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Haiti president says estimates put quake death toll in thousands

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President: 'My palace collapsed'
STORY HIGHLIGHTS
  • President Rene Preval says it is too early to know how many killed by quake
  • He says priority is to clear the streets so aid vehicles can get through
  • Preval says presidential mansion and his personal home are unlivable

Port-au-Prince, Haiti (CNN) -- President Rene Preval said Wednesday that in the aftermath of the devastating earthquake that hit Haiti, he has heard reports of death tolls ranging from 30,000 to 100,000 -- but he said the true toll is not yet known.

"Let's say that it's too early to give a number," he told CNN's Sanjay Gupta at the airport in Port-au-Prince.

Preval made his comments after touring the damage. "You have to see it to believe it," he said. "Lots of houses destroyed, hospitals, schools, personal homes -- a lot of people in the street, dead."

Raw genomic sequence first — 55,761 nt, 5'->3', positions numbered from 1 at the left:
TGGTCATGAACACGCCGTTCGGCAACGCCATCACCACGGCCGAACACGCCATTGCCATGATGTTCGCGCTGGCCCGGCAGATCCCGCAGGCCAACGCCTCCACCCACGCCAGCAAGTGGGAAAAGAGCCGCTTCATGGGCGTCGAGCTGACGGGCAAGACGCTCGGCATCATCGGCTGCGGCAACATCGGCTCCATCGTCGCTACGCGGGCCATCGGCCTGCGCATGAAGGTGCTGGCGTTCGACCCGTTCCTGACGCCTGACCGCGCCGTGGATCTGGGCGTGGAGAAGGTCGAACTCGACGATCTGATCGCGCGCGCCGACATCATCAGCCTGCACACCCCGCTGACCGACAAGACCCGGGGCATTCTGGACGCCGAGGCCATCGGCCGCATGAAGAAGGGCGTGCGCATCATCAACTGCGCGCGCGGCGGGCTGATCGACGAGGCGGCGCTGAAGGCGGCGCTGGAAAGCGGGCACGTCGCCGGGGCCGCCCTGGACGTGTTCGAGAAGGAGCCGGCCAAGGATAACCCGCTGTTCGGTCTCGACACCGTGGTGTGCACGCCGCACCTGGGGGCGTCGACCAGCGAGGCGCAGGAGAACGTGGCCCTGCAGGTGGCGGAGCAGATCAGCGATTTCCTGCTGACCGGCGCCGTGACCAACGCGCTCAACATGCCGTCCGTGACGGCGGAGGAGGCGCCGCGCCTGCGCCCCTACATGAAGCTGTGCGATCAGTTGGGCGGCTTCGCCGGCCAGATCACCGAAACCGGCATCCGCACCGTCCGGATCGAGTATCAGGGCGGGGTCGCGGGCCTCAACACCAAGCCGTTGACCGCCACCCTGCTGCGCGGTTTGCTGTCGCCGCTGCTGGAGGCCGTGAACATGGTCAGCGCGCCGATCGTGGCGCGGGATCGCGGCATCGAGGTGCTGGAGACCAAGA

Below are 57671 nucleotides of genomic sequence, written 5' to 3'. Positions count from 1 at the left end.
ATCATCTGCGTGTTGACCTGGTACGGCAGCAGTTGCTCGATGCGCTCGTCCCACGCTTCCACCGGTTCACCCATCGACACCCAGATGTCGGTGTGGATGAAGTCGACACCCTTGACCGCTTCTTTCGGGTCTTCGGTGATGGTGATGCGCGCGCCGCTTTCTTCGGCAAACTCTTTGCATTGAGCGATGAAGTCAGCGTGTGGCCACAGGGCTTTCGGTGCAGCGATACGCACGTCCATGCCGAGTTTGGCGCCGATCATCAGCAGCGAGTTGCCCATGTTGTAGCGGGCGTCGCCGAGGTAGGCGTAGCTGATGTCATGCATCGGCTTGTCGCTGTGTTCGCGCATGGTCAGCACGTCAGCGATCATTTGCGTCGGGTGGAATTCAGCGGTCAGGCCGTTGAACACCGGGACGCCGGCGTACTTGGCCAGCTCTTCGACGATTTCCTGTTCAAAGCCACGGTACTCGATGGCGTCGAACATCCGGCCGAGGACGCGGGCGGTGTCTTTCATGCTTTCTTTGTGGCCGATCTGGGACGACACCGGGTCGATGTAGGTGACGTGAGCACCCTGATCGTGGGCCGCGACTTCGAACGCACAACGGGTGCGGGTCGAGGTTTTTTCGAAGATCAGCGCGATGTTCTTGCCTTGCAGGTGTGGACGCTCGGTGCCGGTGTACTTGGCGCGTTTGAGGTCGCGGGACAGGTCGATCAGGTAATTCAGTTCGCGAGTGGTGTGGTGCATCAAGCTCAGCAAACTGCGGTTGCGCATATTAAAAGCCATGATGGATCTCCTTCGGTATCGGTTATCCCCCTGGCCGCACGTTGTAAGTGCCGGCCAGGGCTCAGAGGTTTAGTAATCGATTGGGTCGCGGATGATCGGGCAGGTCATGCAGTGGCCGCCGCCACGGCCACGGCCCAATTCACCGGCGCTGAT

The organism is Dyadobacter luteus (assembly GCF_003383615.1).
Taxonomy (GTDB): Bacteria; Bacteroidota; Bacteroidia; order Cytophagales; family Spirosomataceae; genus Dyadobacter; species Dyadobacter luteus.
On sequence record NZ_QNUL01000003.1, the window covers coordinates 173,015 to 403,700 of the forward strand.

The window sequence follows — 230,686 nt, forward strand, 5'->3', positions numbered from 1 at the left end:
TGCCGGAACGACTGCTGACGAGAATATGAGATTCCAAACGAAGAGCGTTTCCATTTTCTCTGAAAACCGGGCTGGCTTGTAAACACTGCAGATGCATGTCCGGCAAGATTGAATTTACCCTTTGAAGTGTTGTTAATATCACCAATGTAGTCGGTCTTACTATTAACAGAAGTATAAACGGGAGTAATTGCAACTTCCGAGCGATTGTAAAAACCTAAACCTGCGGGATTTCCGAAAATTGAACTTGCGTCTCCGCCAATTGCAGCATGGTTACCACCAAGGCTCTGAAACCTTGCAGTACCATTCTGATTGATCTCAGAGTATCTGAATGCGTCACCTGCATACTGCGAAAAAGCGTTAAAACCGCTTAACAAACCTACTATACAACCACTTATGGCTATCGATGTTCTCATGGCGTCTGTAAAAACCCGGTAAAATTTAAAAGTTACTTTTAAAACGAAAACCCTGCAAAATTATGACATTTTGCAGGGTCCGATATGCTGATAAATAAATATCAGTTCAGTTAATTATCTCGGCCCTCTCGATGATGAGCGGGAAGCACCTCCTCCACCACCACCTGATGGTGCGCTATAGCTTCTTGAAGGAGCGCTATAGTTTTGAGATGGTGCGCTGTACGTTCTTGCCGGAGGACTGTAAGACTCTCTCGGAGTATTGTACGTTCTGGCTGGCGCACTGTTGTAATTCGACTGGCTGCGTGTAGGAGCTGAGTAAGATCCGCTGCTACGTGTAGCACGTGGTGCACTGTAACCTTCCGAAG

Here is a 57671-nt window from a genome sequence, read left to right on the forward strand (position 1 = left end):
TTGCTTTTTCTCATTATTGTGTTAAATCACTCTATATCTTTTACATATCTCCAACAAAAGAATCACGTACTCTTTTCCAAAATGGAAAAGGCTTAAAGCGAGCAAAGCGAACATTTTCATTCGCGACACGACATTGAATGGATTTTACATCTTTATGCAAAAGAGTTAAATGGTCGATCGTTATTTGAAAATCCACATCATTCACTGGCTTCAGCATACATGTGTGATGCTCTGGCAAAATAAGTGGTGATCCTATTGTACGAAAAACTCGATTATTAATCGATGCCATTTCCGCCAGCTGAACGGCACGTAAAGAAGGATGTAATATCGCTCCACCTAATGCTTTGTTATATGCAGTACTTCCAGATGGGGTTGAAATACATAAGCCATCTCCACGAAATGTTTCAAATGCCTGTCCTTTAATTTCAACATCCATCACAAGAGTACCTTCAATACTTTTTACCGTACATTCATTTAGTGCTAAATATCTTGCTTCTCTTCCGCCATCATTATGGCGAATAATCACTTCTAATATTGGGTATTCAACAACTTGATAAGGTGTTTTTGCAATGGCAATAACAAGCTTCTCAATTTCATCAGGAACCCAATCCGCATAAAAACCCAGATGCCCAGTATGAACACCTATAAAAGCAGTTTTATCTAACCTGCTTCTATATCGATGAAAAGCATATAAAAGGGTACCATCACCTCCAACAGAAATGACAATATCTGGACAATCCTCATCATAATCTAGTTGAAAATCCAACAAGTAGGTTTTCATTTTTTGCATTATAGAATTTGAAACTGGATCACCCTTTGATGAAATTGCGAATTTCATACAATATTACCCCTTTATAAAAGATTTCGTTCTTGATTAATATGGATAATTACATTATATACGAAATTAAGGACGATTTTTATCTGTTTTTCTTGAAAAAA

Nearly 24 hours after the earthquake, injured people remain on the street. "We don't have the capacity to bring them to the hospital," Preval said.

A priority is to clean up the streets, which are clogged with abandoned cars and collapsed buildings, so that rescue workers can do their work, he said.

Gallery: Quake devastates Haiti
RELATED TOPICS
  • Haiti
  • Earthquakes
  • Port-au-Prince

Preval said he himself had not been spared. "I cannot live in the palace; I cannot live in my own house," he said. "The two collapsed." He added that he did not know where he was going to sleep Wednesday night, but was not worried. "I have plenty of time to look for a bed," he said late in the afternoon. "But now I am working on how to rescue the people. Sleeping is not the problem."

He called on the international community to be generous. "We need doctors, we need medicine, we need medical help in general," he said.

Preval said he was confident the capital of the poorest nation in the Western Hemisphere would not erupt in violence. "The people understand the situation, and they see that everybody is doing their best to help them," he said.

Asked what he wanted to tell the world, Preval said, "I want to thank all the countries that have started to help us," and then he went through a list that included the United States, France, Canada, Cuba, Venezuela, Argentina, Dominican Republic and Israel.

 
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